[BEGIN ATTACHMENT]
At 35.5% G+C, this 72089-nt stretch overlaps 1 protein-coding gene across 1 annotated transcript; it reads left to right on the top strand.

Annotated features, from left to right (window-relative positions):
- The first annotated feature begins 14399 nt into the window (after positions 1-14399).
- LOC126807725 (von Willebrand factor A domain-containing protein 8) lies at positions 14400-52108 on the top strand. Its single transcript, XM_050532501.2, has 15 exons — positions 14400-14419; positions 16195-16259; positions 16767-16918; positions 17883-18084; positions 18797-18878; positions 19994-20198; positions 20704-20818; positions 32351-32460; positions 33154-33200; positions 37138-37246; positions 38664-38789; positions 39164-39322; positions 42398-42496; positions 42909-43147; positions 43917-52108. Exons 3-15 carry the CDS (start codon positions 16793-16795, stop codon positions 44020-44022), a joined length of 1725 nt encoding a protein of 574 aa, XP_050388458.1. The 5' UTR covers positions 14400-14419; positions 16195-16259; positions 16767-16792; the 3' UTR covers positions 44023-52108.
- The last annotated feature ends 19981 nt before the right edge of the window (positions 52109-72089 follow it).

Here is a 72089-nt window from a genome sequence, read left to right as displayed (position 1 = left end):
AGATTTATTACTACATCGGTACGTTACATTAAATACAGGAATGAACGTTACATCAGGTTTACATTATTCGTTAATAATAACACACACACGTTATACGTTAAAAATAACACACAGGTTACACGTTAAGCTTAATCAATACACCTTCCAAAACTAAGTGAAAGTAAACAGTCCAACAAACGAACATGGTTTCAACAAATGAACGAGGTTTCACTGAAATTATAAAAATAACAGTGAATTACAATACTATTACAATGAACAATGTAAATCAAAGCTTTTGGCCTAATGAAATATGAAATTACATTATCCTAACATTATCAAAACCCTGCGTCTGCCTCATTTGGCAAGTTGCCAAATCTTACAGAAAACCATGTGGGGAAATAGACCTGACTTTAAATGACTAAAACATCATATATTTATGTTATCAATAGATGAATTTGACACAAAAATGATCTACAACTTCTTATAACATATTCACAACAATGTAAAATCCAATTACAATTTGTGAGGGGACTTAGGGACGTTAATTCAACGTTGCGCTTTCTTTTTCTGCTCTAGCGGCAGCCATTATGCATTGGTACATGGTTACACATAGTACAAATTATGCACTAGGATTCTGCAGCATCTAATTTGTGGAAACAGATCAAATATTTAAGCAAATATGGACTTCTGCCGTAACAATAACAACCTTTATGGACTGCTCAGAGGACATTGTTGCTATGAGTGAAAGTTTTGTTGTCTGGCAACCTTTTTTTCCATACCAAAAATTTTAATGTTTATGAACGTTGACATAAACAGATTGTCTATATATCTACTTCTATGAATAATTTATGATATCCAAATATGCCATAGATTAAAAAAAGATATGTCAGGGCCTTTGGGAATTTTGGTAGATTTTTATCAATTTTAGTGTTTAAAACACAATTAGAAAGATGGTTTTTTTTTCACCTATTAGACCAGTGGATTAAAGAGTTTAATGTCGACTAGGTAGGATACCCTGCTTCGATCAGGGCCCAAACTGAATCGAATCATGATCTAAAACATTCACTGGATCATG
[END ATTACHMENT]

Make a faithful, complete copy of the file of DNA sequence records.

At 35.5% G+C, this 72089-nt stretch overlaps 1 protein-coding gene across 1 annotated transcript; it reads left to right on the top strand.

Annotated features, from left to right (window-relative positions):
- The first annotated feature begins 14399 nt into the window (after positions 1-14399).
- LOC126807725 (von Willebrand factor A domain-containing protein 8) lies at positions 14400-52108 on the top strand. Its single transcript, XM_050532501.2, has 15 exons — positions 14400-14419; positions 16195-16259; positions 16767-16918; positions 17883-18084; positions 18797-18878; positions 19994-20198; positions 20704-20818; positions 32351-32460; positions 33154-33200; positions 37138-37246; positions 38664-38789; positions 39164-39322; positions 42398-42496; positions 42909-43147; positions 43917-52108. Exons 3-15 carry the CDS (start codon positions 16793-16795, stop codon positions 44020-44022), a joined length of 1725 nt encoding a protein of 574 aa, XP_050388458.1. The 5' UTR covers positions 14400-14419; positions 16195-16259; positions 16767-16792; the 3' UTR covers positions 44023-52108.
- The last annotated feature ends 19981 nt before the right edge of the window (positions 52109-72089 follow it).

Here is a 72089-nt window from a genome sequence, read left to right as displayed (position 1 = left end):
AGATTTATTACTACATCGGTACGTTACATTAAATACAGGAATGAACGTTACATCAGGTTTACATTATTCGTTAATAATAACACACACACGTTATACGTTAAAAATAACACACAGGTTACACGTTAAGCTTAATCAATACACCTTCCAAAACTAAGTGAAAGTAAACAGTCCAACAAACGAACATGGTTTCAACAAATGAACGAGGTTTCACTGAAATTATAAAAATAACAGTGAATTACAATACTATTACAATGAACAATGTAAATCAAAGCTTTTGGCCTAATGAAATATGAAATTACATTATCCTAACATTATCAAAACCCTGCGTCTGCCTCATTTGGCAAGTTGCCAAATCTTACAGAAAACCATGTGGGGAAATAGACCTGACTTTAAATGACTAAAACATCATATATTTATGTTATCAATAGATGAATTTGACACAAAAATGATCTACAACTTCTTATAACATATTCACAACAATGTAAAATCCAATTACAATTTGTGAGGGGACTTAGGGACGTTAATTCAACGTTGCGCTTTCTTTTTCTGCTCTAGCGGCAGCCATTATGCATTGGTACATGGTTACACATAGTACAAATTATGCACTAGGATTCTGCAGCATCTAATTTGTGGAAACAGATCAAATATTTAAGCAAATATGGACTTCTGCCGTAACAATAACAACCTTTATGGACTGCTCAGAGGACATTGTTGCTATGAGTGAAAGTTTTGTTGTCTGGCAACCTTTTTTTCCATACCAAAAATTTTAATGTTTATGAACGTTGACATAAACAGATTGTCTATATATCTACTTCTATGAATAATTTATGATATCCAAATATGCCATAGATTAAAAAAAGATATGTCAGGGCCTTTGGGAATTTTGGTAGATTTTTATCAATTTTAGTGTTTAAAACACAATTAGAAAGATGGTTTTTTTTTCACCTATTAGACCAGTGGATTAAAGAGTTTAATGTCGACTAGGTAGGATACCCTGCTTCGATCAGGGCCCAAACTGAATCGAATCATGATCTAAAACATTCACTGGATCATG